“The Wall of Sound (also called the Spector Sound) is a music production formula developed by American record producer Phil Spector at Gold Star Studios in the 1960s, with assistance from engineer Larry Levine and the session musician conglomerate later known as ‘the Wrecking Crew‘. The intention was to create a dense aesthetic that came across well on AM radio and jukeboxes popular in the era. Spector explained in 1964, ‘I was looking for a sound, a sound so strong that if the material was not the greatest, the sound would carry the record. It was a case of augmenting, augmenting. It all fitted together like a jigsaw.’ Spector also included an array of orchestral instruments—strings, woodwind, brass and percussion—not previously associated with youth-oriented pop music, characterizing his methods as ‘a Wagnerian approach to rock & roll: little symphonies for the kids’.  Critical shorthand usually describes the Wall of Sound inaccurately as a maximum of noise. Larry Levine recalled: ‘other engineers … tried to duplicate the Wall of Sound by turning up all the faders to get full saturation, but all that achieved was distortion.’ In order to attain the Wall of Sound, Spector’s arrangements called for large ensembles (including some instruments not generally used for ensemble playing, such as electric and acoustic guitars), with multiple instruments doubling and even tripling many of the parts to create a fuller, richer sound. For example, Spector would often duplicate a part played by an acoustic piano with an electric piano and a harpsichord. By mixing the unison well enough, the listener would then perceive each layered part as though it was a single instrument’s tone color. Additional texture was provided by capturing natural reverb in an echo chamber and amplifying it in the mix. The intricacies of the technique were unprecedented in the world of sound production for popular records. …”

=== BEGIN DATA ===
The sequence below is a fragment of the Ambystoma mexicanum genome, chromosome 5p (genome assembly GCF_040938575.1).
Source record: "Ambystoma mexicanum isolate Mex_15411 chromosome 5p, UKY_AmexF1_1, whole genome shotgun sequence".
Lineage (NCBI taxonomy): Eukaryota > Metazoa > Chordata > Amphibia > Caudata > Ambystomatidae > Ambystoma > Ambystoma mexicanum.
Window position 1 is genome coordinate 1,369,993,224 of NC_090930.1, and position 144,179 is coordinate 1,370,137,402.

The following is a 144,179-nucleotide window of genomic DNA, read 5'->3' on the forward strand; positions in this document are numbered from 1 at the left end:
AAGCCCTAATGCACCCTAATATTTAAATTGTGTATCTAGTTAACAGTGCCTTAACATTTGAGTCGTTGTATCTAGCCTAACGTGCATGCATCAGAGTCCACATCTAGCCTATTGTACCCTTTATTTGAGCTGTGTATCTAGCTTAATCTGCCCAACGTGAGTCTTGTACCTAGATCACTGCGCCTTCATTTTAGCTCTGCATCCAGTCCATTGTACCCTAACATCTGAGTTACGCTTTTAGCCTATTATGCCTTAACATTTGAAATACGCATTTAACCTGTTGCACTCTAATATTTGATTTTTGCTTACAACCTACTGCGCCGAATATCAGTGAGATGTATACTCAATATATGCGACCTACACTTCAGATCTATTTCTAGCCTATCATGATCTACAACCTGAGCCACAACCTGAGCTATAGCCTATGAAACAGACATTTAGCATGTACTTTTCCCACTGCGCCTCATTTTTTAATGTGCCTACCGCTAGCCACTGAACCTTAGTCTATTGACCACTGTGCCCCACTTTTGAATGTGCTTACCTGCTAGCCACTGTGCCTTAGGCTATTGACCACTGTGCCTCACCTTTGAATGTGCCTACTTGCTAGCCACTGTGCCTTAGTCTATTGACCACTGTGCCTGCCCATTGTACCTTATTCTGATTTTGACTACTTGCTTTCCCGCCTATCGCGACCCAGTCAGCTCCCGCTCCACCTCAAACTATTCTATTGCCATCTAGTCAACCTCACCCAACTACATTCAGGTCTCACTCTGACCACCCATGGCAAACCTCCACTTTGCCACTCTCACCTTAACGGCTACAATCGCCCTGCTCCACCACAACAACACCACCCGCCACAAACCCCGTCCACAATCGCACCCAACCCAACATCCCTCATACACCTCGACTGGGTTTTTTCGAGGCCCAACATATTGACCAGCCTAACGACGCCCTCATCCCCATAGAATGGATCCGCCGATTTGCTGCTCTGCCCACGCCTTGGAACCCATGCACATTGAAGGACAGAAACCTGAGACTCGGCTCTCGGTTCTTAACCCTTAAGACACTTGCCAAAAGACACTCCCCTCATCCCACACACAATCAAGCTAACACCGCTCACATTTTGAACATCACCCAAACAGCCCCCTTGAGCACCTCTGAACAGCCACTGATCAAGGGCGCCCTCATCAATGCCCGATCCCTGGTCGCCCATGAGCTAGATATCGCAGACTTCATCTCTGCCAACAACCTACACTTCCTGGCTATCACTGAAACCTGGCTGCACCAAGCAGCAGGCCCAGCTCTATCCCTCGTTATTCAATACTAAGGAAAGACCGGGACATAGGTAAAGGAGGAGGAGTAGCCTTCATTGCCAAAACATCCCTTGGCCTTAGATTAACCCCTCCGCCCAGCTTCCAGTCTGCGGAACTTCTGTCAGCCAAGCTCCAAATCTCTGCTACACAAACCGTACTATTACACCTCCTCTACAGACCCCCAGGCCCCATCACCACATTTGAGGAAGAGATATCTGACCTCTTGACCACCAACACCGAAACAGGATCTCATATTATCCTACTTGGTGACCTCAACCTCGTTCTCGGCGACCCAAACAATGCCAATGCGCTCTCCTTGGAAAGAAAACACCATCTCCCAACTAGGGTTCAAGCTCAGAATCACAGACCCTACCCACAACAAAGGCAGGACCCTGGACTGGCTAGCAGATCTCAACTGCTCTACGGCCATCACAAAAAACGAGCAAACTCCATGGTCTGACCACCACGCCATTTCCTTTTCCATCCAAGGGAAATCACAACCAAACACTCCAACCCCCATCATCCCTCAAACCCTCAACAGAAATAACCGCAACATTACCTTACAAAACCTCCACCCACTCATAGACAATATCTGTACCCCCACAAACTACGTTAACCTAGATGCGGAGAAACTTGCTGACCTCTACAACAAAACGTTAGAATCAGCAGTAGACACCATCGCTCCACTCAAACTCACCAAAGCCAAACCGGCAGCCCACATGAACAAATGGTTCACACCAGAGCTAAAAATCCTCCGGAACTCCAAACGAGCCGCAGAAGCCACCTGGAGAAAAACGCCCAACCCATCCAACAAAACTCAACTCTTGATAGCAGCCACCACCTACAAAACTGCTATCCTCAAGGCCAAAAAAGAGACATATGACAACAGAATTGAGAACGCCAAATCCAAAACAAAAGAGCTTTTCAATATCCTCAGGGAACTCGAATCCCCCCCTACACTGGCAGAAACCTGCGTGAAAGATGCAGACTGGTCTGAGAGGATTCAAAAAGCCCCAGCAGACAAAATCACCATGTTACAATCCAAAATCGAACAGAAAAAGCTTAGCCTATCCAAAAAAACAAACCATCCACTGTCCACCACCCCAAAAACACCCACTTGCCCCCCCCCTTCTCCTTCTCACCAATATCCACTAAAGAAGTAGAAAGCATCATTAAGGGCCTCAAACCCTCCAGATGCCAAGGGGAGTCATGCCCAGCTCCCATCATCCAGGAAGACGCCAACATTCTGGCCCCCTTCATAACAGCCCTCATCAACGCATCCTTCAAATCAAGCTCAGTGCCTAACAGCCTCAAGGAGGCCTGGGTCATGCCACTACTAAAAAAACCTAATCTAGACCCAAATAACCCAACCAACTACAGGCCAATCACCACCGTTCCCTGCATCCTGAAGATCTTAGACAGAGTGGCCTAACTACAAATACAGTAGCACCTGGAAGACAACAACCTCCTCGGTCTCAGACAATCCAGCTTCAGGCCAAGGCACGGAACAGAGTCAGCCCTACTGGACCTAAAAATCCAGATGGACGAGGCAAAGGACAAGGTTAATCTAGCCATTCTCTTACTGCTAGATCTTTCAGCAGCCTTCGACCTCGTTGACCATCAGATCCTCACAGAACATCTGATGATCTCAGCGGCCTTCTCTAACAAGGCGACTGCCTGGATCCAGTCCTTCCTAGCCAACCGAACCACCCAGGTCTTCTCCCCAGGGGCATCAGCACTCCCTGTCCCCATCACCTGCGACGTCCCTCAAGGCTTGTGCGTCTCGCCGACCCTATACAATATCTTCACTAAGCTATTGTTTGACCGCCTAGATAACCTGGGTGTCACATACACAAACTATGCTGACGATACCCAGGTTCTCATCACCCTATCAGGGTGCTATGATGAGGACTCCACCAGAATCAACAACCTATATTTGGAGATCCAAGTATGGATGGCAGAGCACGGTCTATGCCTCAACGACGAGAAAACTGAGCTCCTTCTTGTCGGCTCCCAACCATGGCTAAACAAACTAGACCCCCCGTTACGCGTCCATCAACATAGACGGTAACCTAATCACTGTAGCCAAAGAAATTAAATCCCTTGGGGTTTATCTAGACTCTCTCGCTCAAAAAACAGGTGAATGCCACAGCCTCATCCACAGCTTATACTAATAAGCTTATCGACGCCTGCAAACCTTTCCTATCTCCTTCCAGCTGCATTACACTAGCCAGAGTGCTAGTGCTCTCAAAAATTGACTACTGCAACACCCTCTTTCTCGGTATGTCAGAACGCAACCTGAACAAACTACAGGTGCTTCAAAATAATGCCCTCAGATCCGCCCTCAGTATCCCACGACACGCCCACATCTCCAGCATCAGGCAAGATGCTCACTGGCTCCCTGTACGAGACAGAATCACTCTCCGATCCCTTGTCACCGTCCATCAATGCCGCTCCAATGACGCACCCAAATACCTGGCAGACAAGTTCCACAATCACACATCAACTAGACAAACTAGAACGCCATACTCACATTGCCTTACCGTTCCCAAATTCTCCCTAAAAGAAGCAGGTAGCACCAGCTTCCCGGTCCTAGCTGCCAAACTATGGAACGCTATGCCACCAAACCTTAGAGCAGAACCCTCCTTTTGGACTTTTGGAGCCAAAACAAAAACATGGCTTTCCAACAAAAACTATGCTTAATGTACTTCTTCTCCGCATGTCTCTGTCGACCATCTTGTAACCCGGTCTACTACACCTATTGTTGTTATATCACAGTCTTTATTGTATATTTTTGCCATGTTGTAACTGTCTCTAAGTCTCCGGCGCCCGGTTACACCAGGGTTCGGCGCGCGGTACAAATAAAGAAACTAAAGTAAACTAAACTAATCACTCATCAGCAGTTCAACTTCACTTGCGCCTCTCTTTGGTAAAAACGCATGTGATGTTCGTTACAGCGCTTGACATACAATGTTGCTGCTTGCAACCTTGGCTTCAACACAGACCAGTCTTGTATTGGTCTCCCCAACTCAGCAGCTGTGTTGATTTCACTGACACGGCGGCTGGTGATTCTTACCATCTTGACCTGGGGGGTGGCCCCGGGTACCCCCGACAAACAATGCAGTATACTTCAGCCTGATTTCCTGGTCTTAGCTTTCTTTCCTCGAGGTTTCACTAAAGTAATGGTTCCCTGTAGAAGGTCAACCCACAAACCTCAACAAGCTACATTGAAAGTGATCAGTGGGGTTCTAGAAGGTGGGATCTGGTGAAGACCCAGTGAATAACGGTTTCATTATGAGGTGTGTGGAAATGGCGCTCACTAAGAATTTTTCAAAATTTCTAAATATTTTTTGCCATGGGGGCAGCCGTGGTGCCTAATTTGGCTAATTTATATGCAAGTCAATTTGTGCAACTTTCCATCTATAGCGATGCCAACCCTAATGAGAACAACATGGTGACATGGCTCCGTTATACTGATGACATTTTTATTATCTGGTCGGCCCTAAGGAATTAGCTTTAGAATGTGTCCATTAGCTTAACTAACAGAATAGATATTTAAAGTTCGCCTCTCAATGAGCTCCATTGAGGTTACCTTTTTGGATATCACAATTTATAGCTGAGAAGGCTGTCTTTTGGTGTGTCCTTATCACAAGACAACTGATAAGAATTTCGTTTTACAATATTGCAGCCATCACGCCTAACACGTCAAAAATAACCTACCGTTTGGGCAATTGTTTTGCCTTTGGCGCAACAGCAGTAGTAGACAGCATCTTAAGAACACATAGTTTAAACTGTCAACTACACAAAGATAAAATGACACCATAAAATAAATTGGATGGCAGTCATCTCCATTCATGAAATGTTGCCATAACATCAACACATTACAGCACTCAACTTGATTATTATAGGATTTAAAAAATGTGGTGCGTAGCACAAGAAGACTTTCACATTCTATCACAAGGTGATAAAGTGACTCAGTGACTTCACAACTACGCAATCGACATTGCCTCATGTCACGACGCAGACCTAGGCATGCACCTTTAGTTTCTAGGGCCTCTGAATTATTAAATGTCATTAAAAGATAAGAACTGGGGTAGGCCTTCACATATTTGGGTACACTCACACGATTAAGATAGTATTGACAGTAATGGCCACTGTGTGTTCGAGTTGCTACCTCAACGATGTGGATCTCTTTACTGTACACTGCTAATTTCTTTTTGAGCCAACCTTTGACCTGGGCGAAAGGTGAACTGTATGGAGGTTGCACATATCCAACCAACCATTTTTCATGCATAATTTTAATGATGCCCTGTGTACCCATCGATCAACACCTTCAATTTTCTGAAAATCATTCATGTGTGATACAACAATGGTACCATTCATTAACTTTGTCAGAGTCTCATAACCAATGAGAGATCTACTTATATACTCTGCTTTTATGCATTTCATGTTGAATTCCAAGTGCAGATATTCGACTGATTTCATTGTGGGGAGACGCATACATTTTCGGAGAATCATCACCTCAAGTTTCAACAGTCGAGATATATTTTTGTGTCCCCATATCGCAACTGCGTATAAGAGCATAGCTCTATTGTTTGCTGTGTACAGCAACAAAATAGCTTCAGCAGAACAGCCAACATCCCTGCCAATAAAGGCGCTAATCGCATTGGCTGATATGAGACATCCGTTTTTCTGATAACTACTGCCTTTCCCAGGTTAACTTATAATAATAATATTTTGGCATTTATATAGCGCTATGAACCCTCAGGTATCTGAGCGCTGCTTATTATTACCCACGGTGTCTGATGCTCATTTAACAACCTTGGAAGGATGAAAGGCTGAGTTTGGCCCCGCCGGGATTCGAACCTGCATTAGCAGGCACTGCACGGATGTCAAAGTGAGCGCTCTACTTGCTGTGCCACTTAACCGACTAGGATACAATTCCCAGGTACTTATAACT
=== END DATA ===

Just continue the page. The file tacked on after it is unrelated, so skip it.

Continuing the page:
YouTube:The Crystals – Da Doo Ron Ron, You’ve Lost That Loving Feeling – Righteous Brothers, Ronettes – Baby I Love You, Ike & Tina Turner – River Deep Mountain High, The Ronettes – Sleigh Ride

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Liberation Magazine (1956–77)